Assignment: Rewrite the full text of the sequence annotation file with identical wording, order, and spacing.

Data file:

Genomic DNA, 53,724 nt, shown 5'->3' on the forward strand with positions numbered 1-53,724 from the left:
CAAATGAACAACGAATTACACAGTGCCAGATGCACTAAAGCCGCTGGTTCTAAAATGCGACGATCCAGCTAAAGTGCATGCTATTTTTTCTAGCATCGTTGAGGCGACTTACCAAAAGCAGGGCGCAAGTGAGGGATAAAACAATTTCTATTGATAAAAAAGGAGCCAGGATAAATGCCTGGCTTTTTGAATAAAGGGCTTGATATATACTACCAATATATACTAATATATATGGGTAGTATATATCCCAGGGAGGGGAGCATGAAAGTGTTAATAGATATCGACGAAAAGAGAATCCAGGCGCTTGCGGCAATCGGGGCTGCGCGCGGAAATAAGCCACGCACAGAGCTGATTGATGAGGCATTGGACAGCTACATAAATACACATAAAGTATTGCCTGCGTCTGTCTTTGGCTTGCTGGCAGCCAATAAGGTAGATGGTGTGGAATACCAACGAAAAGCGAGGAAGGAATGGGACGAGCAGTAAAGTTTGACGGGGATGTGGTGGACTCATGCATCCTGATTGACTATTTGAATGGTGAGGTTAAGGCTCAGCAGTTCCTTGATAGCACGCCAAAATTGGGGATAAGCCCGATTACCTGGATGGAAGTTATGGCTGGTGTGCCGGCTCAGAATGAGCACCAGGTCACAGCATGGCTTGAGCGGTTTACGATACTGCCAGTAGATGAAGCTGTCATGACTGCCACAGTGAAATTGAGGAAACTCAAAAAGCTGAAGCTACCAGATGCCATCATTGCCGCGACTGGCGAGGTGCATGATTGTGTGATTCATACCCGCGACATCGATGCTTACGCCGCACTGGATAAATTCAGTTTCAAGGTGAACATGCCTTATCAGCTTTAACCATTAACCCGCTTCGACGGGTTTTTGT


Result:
Genomic DNA, 53,724 nt, shown 5'->3' on the forward strand with positions numbered 1-53,724 from the left:
CAAATGAACAACGAATTACACAGTGCCAGATGCACTAAAGCCGCTGGTTCTAAAATGCGACGATCCAGCTAAAGTGCATGCTATTTTTTCTAGCATCGTTGAGGCGACTTACCAAAAGCAGGGCGCAAGTGAGGGATAAAACAATTTCTATTGATAAAAAAGGAGCCAGGATAAATGCCTGGCTTTTTGAATAAAGGGCTTGATATATACTACCAATATATACTAATATATATGGGTAGTATATATCCCAGGGAGGGGAGCATGAAAGTGTTAATAGATATCGACGAAAAGAGAATCCAGGCGCTTGCGGCAATCGGGGCTGCGCGCGGAAATAAGCCACGCACAGAGCTGATTGATGAGGCATTGGACAGCTACATAAATACACATAAAGTATTGCCTGCGTCTGTCTTTGGCTTGCTGGCAGCCAATAAGGTAGATGGTGTGGAATACCAACGAAAAGCGAGGAAGGAATGGGACGAGCAGTAAAGTTTGACGGGGATGTGGTGGACTCATGCATCCTGATTGACTATTTGAATGGTGAGGTTAAGGCTCAGCAGTTCCTTGATAGCACGCCAAAATTGGGGATAAGCCCGATTACCTGGATGGAAGTTATGGCTGGTGTGCCGGCTCAGAATGAGCACCAGGTCACAGCATGGCTTGAGCGGTTTACGATACTGCCAGTAGATGAAGCTGTCATGACTGCCACAGTGAAATTGAGGAAACTCAAAAAGCTGAAGCTACCAGATGCCATCATTGCCGCGACTGGCGAGGTGCATGATTGTGTGATTCATACCCGCGACATCGATGCTTACGCCGCACTGGATAAATTCAGTTTCAAGGTGAACATGCCTTATCAGCTTTAACCATTAACCCGCTTCGACGGGTTTTTGT